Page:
The third and final letter was sent from William K. Jenkins of the Lucas & Jenkins Theatres to Major Clark Howell of the Atlanta Constitution. It seems as if this letter is out of place chronologically, as Jenkins mentions to Howell how he and Freeman are interested in created a film about Martha Berry (on the 27th of November), and Howell contacts Mrs. Henry about the situation (on the 28th of November). But then I realized that the letters were placed in order after the first letter mentioned the correspondence. The purpose of the third letter was for Mr. Jenkins to ask Major Howell if it were possible to create a picture about Miss Berry’s life and her work. His interest in Miss Berry came after he learned of her nomination as a candidate for the Variety Club Humanitarian Plaque. He felt as if it would be an interesting piece, like the film that was “done in Boy’s Town around Father Flanagan’s activities” (Flanagan was a Catholic Priest who founded the orphanage known as Boys Town, located in Boys Town, Douglas County, Nebraska). He expressed how both he and Mr. Freeman of Paramount Pictures were attracted to this idea and asked Howell to send these letters to Martha Berry and to send word of her reaction to this possible production.
After researching these letters and trying to dig up any information about this production, I have, sadly, found no leads as to whether this film was ever produced. I’ve Googled, I’ve fine-tuned my search engines, I even asked the archivist at our school, and nothing! Which leads me to believe that Martha Berry shot down Paramount Pictures and the chance to give the school a boost in recognition with no explanation whatsoever. All I have to ask is…why? Why would you shoot down the biggest opportunity to not only give recognition to your school, but also to fund it with any, and possibly all, profits you would have made by filming your life’s work?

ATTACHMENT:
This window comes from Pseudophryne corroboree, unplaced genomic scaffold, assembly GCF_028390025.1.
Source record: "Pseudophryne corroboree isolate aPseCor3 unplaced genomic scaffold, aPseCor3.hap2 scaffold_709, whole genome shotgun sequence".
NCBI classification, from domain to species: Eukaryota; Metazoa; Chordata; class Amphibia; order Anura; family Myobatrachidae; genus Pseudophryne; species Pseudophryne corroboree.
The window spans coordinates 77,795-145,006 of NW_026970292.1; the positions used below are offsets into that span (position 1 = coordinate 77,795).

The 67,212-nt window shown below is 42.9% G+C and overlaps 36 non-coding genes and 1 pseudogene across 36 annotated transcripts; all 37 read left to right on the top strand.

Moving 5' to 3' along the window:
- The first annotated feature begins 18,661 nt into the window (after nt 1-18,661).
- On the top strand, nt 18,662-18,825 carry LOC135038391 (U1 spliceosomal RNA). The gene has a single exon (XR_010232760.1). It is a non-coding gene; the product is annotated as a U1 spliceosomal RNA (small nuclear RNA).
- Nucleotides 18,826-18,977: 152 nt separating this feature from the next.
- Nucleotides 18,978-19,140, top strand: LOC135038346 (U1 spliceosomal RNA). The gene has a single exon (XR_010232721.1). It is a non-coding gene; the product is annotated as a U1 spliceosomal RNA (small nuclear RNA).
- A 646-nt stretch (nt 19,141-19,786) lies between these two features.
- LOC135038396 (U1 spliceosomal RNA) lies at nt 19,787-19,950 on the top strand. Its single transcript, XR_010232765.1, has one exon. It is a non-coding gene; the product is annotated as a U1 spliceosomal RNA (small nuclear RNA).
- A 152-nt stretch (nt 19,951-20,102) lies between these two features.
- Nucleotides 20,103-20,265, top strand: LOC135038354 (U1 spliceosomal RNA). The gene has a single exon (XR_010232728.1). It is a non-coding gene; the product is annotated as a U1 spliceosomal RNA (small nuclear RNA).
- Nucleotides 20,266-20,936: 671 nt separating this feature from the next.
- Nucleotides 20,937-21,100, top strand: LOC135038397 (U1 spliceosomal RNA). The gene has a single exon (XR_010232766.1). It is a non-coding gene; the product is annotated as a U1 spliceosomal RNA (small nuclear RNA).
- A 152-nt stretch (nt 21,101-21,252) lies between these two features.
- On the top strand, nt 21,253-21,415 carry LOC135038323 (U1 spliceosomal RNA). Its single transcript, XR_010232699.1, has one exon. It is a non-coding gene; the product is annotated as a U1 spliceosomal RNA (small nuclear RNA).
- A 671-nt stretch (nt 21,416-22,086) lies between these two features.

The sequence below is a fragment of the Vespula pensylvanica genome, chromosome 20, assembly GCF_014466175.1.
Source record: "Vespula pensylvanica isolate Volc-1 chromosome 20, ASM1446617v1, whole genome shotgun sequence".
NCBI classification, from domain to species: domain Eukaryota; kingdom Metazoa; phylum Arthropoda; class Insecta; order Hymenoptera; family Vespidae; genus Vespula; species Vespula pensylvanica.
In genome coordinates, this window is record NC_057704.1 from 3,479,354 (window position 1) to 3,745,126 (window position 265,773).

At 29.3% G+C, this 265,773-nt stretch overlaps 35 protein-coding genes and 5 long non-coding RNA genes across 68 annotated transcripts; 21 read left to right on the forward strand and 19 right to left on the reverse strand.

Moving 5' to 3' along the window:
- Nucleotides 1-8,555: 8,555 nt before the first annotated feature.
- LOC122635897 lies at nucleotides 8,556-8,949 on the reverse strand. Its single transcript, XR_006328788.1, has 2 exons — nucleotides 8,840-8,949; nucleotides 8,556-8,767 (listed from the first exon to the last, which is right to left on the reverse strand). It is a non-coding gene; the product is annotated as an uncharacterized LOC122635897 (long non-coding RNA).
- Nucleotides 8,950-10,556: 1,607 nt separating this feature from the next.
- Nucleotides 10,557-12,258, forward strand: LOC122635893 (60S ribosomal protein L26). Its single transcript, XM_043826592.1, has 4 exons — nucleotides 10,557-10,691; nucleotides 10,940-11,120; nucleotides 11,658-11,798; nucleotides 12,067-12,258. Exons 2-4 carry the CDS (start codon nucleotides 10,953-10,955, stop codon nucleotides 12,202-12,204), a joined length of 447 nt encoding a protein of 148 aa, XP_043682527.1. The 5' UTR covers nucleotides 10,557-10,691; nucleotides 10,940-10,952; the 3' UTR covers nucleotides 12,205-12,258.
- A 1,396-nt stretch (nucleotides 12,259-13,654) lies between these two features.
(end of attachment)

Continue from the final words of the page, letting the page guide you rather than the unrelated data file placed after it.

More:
Now I understand that at this point in time, she was older and more vulnerable to illnesses, but she still travelled. She still worked. She made every opportunity possible to help her school come together and grow. Yet, she turned away one of the greatest opportunities to aid her school financially. Paramount wasn’t just a bourgeoning production company; they were one of the big leagues. The company was on the rise and making money like crazy. Not to mention, with Paramount being such a big name, many people would have come to know about her work through the film, and maybe people would be kind enough to give donations or to send their children there to get a great education. She would have had more than enough money to help her kids with their tuition problems. She wouldn’t have to ask for donations as often as she did. She wouldn’t have had to turn away so many kids from an education because money was an issue. And people from around the USA would know about her school and her goal. She was given a gift and she wasted it.
I don’t mean to sound brash, but I just can’t wrap my head around this issue. Maybe she had her reasons as to why she didn’t want to work on the film. Maybe she was worried about what might come after the film was produced. Maybe she didn’t want her values to be lost because of the sudden popularity of her school. I will never know her reasons and I suppose that’s for the best, because everybody has a reason for doing what they do.
If there is one thing that these letters have taught me, it’s that I’ll never turn away any opportunity that comes my way. I’m a strong believer in both fate and chance, and I feel that if anything that seems even remotely like a chance that can lead me towards success I should take it. Working with movies, creating fictional worlds, developing stories, bringing characters to life; those are my dreams. And even if I end up being a paper pusher for some independent film company or a coffee girl for some snooty know-it-all directors, it doesn’t matter. It just means that I’m one step closer to getting where I want to be. Every chance I’m given, I’ll take. And that’s one thing that people shouldn’t take for granted.